November 10, 2020
Revelation 17:9-11, 14, 18
9 “This calls for a mind with wisdom. The seven heads are seven hills on which the woman sits. 10 They are also seven kings. Five have fallen, one is, the other has not yet come; but when he does come, he must remain for only a little while. 11 The beast who once was, and now is not, is an eighth king. He belongs to the seven and is going to his destruction.

14 They will wage war against the Lamb, but the Lamb will triumph over them because he is Lord of lords and King of kings—and with him will be his called, chosen and faithful followers.”
18 The woman you saw is the great city that rules over the kings of the earth.”
New International Version (NIV)
               How do we know what God is telling us to do?  In Austin, I knew two friends named Daniel who coincidentally drove Nissan pickups.  A stranger who also knew them came to me to tell me that God had told her to marry one of them.  Out of curiosity, I asked her how God had spoken to her.  She told me that she was driving down the freeway when she saw a car dealership sign which read, “Daniel Nissan.”  In the end she did not marry either of my friends.

                My conversation with her reminds me of the way I have heard some pastors interpret Revelation.   One of my favorite preachers lost me when he was reading in the Old Testament and equated the letter rosh in the Hebrew alphabet with Russia.  I still believe that Revelation cannot mean what it never meant.  In other words, it had to say something significant to the first century readers.  They were familiar with other apocalyptic letters in the same genre of literature.  They understood the code words better than we do. 

                This passage is a good example.  John talks about a woman riding a scarlet beast with seven heads and ten horns.  The name of the woman was Babylon the Great and she was drunk with the blood of God’s holy people.  One way to read this passage would be to say, one day in the future a woman will ride a red animal with seven heads and ten horns.  Thankfully John did not leave the original readers hanging.   He explains that the beast is a powerful force of Evil.  The seven heads are seven hills and also seven kings.  Rome is well known historically as a city built on seven hills.  Five of the kings have already ruled and fallen, one is the present king and one more is to come.  The beast is the eighth or final king.  The ten horns are ten more kings.  Then in the last verse of the chapter he says the woman is the great city, in this case Rome in the first century.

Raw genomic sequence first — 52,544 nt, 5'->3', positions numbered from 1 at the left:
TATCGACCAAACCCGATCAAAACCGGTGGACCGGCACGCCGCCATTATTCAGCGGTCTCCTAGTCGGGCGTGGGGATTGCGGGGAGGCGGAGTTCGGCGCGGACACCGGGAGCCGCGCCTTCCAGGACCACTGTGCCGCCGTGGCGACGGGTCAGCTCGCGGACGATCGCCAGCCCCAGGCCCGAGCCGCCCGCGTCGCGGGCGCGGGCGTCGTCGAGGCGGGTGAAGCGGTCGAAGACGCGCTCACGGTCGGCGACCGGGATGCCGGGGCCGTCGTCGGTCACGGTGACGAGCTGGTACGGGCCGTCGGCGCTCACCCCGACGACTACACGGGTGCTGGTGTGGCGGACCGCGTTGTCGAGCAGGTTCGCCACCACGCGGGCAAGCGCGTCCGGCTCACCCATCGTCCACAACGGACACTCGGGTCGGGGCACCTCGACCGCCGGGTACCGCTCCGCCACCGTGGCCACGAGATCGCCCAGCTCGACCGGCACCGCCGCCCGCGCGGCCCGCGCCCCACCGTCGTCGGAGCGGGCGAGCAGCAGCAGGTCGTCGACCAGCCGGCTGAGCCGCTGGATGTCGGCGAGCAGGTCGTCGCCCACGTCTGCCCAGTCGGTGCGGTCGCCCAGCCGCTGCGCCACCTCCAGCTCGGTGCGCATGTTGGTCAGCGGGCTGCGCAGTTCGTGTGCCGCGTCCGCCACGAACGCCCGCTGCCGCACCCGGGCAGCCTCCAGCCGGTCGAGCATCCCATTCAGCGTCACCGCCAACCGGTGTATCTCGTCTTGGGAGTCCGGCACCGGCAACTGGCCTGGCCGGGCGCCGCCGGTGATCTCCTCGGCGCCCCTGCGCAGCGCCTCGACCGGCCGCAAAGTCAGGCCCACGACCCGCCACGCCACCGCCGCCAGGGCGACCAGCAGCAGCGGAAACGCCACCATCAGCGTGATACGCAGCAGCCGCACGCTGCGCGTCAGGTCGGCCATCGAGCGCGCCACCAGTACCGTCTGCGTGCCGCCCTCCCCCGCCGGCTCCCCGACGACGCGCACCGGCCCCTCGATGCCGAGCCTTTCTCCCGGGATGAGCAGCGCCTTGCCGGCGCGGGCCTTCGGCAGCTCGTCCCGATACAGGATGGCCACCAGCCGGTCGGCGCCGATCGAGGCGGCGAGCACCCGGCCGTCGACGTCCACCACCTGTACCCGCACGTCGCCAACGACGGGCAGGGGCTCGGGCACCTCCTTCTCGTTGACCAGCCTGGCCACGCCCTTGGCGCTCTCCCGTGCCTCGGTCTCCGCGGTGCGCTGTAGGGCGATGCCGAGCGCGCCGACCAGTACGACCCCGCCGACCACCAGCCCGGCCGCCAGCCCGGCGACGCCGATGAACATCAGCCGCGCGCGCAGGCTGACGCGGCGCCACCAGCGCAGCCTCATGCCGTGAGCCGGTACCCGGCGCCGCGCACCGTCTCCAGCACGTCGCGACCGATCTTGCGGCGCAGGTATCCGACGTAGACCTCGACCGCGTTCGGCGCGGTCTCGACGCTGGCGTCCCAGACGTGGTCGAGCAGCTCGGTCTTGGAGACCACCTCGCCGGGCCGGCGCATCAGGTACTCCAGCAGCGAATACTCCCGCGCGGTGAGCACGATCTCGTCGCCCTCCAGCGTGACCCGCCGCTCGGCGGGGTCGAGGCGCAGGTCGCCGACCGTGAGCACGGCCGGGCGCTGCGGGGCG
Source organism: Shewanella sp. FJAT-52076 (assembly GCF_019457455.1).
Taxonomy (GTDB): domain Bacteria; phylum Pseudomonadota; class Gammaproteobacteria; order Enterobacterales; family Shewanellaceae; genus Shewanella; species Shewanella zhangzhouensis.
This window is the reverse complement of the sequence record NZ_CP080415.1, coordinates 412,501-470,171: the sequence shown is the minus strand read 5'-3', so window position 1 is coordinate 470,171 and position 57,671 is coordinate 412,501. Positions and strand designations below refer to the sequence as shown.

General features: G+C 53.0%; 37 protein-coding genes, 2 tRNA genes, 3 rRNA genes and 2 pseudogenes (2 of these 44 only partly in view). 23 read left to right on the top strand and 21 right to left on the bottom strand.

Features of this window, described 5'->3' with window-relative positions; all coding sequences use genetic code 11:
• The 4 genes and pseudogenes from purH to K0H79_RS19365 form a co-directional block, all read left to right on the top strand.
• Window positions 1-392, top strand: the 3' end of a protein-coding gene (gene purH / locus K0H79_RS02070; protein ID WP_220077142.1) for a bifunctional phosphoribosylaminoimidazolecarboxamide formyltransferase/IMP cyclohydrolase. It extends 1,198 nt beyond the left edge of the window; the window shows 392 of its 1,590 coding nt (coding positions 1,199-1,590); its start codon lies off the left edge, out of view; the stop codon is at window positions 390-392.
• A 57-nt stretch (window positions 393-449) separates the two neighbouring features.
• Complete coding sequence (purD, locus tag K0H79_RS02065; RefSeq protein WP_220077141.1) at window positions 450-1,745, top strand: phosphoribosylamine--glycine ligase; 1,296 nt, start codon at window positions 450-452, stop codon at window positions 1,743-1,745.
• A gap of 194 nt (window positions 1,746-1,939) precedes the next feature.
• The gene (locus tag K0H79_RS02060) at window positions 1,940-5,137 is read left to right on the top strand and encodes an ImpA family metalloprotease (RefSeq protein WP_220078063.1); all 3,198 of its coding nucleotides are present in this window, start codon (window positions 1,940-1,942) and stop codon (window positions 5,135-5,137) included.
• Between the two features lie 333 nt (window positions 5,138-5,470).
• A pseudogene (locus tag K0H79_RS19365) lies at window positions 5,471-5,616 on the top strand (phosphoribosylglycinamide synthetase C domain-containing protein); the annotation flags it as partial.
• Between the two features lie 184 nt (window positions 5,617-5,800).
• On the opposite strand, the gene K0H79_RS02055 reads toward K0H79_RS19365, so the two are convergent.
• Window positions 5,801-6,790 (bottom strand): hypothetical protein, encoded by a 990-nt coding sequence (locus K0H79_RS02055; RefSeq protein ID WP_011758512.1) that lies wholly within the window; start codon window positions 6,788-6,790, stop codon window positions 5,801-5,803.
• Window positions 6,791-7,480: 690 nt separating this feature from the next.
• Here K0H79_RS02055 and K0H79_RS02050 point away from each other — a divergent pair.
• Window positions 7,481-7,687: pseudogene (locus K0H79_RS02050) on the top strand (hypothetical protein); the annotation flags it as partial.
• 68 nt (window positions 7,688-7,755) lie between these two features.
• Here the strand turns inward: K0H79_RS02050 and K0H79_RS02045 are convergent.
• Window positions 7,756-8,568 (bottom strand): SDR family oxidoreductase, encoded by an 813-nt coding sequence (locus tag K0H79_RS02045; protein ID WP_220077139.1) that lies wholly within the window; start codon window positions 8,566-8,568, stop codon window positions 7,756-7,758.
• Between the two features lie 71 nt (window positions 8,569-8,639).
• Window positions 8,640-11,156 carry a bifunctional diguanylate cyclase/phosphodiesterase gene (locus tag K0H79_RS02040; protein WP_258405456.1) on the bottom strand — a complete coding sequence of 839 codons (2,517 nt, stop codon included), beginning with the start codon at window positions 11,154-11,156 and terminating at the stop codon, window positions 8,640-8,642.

Remember that the first century believers were enduring enormous persecution.  Rome, represented by the woman riding the beast, was no longer willing to coexist with the Christians.  Active persecution had begun.  Christians were losing their lives because of their faith in Christ.  John and his readers could count backward and tell you who those kings were.  They knew who their present king was and they now knew another would come. 

                History certainly repeats itself.  But our interpretation must not be disconnected from the original meaning or it will be like a branch cut off of a tree.  The first century Christians found God’s grace to be sufficient for them even when their government was decimating the church.  We see this in other countries in our world today.  The church is actively persecuted by rulers around the world.  This could happen in any country.  So the followers of Jesus must be vigilant.  Jesus told his disciples to watch for his return. 

                Like the believers in the first century, Christians today do not have ultimate control over the government.  But we rest in the promise that the Lamb will not lose the war because he is Lord of lords and King of kings.  When Jesus ultimately triumphs, his called, chosen and faithful followers will be with him.  Where are we in this story?  We are his called, chosen and faithful followers, right now.  So let us choose to live our lives with him as we wait for his return.  

Pray with me:         
Father, make your book live to us today.  Let us see ourselves in your word.  Let us see our sin in your word.  Please, let us see our Savior, the Lamb who was slain and who will be victorious.  Make the book live to us.  We wait for you.  Come quickly Lord Jesus.  Amen.  
Join us in memorizing the Word.  Scripture for this week:    
Matthew 7:15-16
“Watch out for false prophets. They come to you in sheep’s clothing, but inwardly they are ferocious wolves. By their fruit you will recognize them. Do people pick grapes from thornbushes, or figs from thistles?
Our 2020 Every Day with Jesus readings will follow the Foundations New Testament reading plan.  Copies of the reading plan are available at Tallowood Baptist Church, or download your copy at REPLICATE.ORG 
We would love for you to join us as we read the New Testament through this year, five chapters a week.  In addition I will continue my long-standing practice of reading one Psalm a day through the year.  Use Robby Gallaty’s H. E. A. R. plan to study each chapter (also found at REPLICATE.ORG). Highlight verses which speak to you, explain what they mean in your own words in a journal, apply them to your own life, then respond by doing what God tells you to do.  

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